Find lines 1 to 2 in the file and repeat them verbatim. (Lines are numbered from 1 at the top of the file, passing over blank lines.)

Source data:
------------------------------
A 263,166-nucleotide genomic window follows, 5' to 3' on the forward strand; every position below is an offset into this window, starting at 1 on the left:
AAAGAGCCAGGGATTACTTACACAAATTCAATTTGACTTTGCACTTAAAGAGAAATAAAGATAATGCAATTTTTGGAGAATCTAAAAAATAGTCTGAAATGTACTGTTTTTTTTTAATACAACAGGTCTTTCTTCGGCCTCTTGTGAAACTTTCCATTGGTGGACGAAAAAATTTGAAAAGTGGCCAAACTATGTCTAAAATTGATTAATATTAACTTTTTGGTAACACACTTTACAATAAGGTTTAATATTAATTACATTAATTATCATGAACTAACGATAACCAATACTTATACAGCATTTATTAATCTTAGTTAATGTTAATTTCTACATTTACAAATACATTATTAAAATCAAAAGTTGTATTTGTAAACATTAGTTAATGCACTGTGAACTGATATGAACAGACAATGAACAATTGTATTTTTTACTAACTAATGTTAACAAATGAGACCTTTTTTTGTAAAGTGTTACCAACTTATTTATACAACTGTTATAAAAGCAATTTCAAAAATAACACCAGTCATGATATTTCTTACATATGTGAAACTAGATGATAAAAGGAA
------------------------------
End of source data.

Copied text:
A 263,166-nucleotide genomic window follows, 5' to 3' on the forward strand; every position below is an offset into this window, starting at 1 on the left:
AAAGAGCCAGGGATTACTTACACAAATTCAATTTGACTTTGCACTTAAAGAGAAATAAAGATAATGCAATTTTTGGAGAATCTAAAAAATAGTCTGAAATGTACTGTTTTTTTTTAATACAACAGGTCTTTCTTCGGCCTCTTGTGAAACTTTCCATTGGTGGACGAAAAAATTTGAAAAGTGGCCAAACTATGTCTAAAATTGATTAATATTAACTTTTTGGTAACACACTTTACAATAAGGTTTAATATTAATTACATTAATTATCATGAACTAACGATAACCAATACTTATACAGCATTTATTAATCTTAGTTAATGTTAATTTCTACATTTACAAATACATTATTAAAATCAAAAGTTGTATTTGTAAACATTAGTTAATGCACTGTGAACTGATATGAACAGACAATGAACAATTGTATTTTTTACTAACTAATGTTAACAAATGAGACCTTTTTTTGTAAAGTGTTACCAACTTATTTATACAACTGTTATAAAAGCAATTTCAAAAATAACACCAGTCATGATATTTCTTACATATGTGAAACTAGATGATAAAAGGAA